As women, we're using to prodding and plying our skin with all manner of needles, lasers and high-tech products, so the concept of using electricity to reawaken the skin shouldn't seem that radical - right? We slather snail slime and bee venom on our skin, but when it comes to using microcurrent technology, some women understandably baulk at the concept. "They're like, 'Is this going to shock my face?' laughs Tera Valdez-Peterson, the co-founder of NuFACE, a hand-held personal device that uses microcurrent to target wrinkles, sagging and ageing skin.

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"Once you tell them it's a low-level current and they're not going to feel anything, then they go, 'Oh, ok'," she says. Clearly, it doesn't take much to convince us if the results are worth it. "Microcurrent is a naturally occurring current found in our bodies - it was actually used by Chinese acupuncturists," explains Valdez-Peterson. And here's the other thing: microcurrent technology isn't actually all that new. Sharing a similar medical background to the ever-so ubiquitous Botox, it was originally used to treat Bell's palsy patients, but once those in the beauty industry caught wind of what it did for atrophied muscles, it was swiftly adopted by aestheticians.

Tera Valdez-Peterson's mum Carol Cole was one of these early adopters and amazingly, she's been working with microcurrent technology for the past 30 years. "She wanted to give her clients a solution that would cater to those anti-ageing concerns like sagging and loss of definition - that's why she created our first device," explains Valdez-Peterson. After realising that women needed a solution outside of the salon (where microcurrent was first introduced), Cole took to creating a hand-held device - and ten years later, it's still beeping it's magic.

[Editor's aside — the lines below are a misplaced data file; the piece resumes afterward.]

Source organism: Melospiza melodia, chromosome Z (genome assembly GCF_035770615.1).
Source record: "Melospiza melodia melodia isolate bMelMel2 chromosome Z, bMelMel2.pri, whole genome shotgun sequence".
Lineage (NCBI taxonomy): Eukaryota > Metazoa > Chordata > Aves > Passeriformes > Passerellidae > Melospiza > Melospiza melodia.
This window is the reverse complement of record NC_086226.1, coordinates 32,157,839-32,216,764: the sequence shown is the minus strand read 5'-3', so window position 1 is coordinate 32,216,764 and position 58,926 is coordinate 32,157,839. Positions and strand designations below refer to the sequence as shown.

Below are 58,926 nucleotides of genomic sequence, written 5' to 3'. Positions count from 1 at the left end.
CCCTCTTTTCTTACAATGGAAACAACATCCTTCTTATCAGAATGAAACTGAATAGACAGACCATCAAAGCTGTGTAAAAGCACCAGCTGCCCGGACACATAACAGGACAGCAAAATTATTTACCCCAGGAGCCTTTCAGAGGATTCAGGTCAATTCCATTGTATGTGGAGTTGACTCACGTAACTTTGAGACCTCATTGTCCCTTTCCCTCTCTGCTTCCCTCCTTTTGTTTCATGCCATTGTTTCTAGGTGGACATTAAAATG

Shock therapy: all about the microcurrent facial trend

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So how does it work? In truth, it's a little like giving yourself an ultrasound. You apply a water-based serum to a clean face and then glide the two spherical prongs over your face in stages. "You don't want any make-up on because it's a positive and negative current, so it's going penetrate any product deeper within the skin," explains Valdez-Peterson. Once you hear the machine beep, you're good to go over the area again - three times is the charm for each section. Using just 335 microamps, the FDA-approved NuFACE Trinity Facial Trainer uses microcurrent to go in and normalise muscles -shortening or elongating them where needed. So how does it feel? "Like a hug with really good energy," says Valdez-Peterson and after a test-drive, I can safely report that it's nothing more than a slight tingle.

Nu FACE may be popular with celeb make-up artists for a quick contour and pep up before a red-carpet event, but for seriously dramatic and long-term results it's best to use the machine for five minutes each day. Available with two extra attachments - a red LED head that tackles wrinkles and a ELE attachment with two prongs for pinpointing hard-to-reach problem areas like eyebrow furrows and crow's feet. While best for lifting, toning, wrinkle reduction and contouring, a by-product of the NuFACE's action is improved circulation. "You will see that make-up goes on smoother," says Valdez-Peterson. "It's like exercising - the results will get better the more you use."  

The NuFACE Trinity (including two attachments) is $458, while the entry-level Trinity Mini is $285. Both are available at Mecca stores in the Trove section and online at

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